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Air Pollution and ‘Dirty’ Industries: How and Why Does the Composition of Manufacturing Output Change with Economic Development?

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  • Matthew Cole

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Abstract

This paper examines the impact on air pollution ofchanges in the composition of manufacturing output indeveloped and developing countries. Pollutionemissions from manufacturing output are estimated ina manner which holds constant the effect of technologyand regulations allowing the impact of compositional changes alone on pollution to beestimated. The paper has three main findings; (1) theinverted-U estimated between per capita income and thepollution intensity of GDP arises due to both thecomposition of manufacturing becoming cleaner and theshare of manufacturing output in GDP falling.Compositional changes alone are not responsible forthe inverted-U between per capita income and percapita emissions; (2) changes to the composition ofmanufacturing output are consistent with the pollutionhaven hypothesis, however there is clear evidence thatrising per capita incomes are associated with afalling income elasticity of demand for `dirty'products. This fact may explain the compositionalchanges that occur with development; (3) in additionto the income elasticity effect, the analysis suggeststhat land prices and to a lesser extent the prices oflabour and capital, determine the proportion of dirtyindustry within a country's manufacturing sector. Copyright Kluwer Academic Publishers 2000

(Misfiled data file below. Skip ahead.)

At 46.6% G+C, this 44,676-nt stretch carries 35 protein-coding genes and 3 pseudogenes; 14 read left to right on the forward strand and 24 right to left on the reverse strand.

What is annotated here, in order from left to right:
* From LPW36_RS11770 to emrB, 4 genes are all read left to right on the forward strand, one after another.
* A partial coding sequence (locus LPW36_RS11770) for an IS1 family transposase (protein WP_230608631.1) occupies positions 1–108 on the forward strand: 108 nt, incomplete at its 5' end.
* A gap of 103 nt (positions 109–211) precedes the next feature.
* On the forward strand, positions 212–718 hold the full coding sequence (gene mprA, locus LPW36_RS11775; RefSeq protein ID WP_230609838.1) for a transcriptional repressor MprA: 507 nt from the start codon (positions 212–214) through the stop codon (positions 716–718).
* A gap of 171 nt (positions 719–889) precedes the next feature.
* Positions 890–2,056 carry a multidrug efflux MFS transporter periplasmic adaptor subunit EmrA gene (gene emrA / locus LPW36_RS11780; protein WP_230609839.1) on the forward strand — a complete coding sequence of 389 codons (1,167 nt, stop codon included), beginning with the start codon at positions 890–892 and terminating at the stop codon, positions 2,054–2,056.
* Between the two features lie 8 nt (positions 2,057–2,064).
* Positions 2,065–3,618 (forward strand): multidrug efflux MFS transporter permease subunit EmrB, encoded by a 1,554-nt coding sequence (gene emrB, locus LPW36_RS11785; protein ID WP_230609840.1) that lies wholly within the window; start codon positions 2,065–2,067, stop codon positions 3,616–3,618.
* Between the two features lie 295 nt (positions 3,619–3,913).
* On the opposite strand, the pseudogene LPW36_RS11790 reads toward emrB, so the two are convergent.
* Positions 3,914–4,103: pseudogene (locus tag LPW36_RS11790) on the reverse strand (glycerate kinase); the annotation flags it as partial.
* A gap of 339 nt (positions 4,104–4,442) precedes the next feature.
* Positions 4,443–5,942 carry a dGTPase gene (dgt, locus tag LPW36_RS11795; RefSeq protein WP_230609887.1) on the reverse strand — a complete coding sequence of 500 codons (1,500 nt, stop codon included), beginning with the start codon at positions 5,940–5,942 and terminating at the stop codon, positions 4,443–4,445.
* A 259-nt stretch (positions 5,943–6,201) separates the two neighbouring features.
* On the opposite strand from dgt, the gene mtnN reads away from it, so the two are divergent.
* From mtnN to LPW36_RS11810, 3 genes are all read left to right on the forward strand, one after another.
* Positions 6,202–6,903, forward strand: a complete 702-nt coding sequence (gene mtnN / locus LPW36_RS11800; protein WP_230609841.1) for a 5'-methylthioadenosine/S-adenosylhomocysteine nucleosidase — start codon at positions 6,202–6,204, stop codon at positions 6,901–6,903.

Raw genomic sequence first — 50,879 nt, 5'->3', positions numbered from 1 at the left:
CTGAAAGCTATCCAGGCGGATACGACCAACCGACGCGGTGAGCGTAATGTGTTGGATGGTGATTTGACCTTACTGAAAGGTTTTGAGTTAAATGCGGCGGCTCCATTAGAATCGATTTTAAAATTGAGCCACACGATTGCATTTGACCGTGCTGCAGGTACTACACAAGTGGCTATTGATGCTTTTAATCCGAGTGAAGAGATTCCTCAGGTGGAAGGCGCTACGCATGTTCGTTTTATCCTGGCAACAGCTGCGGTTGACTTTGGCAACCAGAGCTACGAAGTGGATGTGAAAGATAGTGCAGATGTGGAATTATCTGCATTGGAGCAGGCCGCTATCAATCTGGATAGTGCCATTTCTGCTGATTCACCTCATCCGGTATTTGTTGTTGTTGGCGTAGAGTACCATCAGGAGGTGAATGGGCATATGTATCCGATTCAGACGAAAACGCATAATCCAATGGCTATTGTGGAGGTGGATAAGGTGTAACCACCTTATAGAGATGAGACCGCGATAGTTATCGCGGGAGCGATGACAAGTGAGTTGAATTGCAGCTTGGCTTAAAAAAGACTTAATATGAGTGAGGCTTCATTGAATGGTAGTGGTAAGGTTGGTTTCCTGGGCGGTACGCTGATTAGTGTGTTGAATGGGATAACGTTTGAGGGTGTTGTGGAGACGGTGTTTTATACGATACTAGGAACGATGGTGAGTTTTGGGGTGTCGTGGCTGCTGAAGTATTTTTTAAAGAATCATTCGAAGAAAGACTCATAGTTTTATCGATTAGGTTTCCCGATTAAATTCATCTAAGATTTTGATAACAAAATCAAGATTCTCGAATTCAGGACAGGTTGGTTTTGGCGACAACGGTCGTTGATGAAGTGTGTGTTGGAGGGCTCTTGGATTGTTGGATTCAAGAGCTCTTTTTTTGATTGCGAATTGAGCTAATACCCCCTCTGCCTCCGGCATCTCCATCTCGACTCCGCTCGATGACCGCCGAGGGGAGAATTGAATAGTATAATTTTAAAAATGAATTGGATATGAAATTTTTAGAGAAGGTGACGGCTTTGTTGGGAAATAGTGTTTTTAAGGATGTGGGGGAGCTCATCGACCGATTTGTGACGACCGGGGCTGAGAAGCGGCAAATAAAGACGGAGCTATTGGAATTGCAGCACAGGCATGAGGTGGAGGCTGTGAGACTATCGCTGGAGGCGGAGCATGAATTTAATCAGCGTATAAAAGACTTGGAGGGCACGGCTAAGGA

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Bibliographic Info

Article provided by European Association of Environmental and Resource Economists in its journal Environmental and Resource Economics.

Volume (Year): 17 (2000)
Issue (Month): 1 (September)
Pages: 109-123

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Handle: RePEc:kap:enreec:v:17:y:2000:i:1:p:109-123

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Web page: http://www.springerlink.com/link.asp?id=100263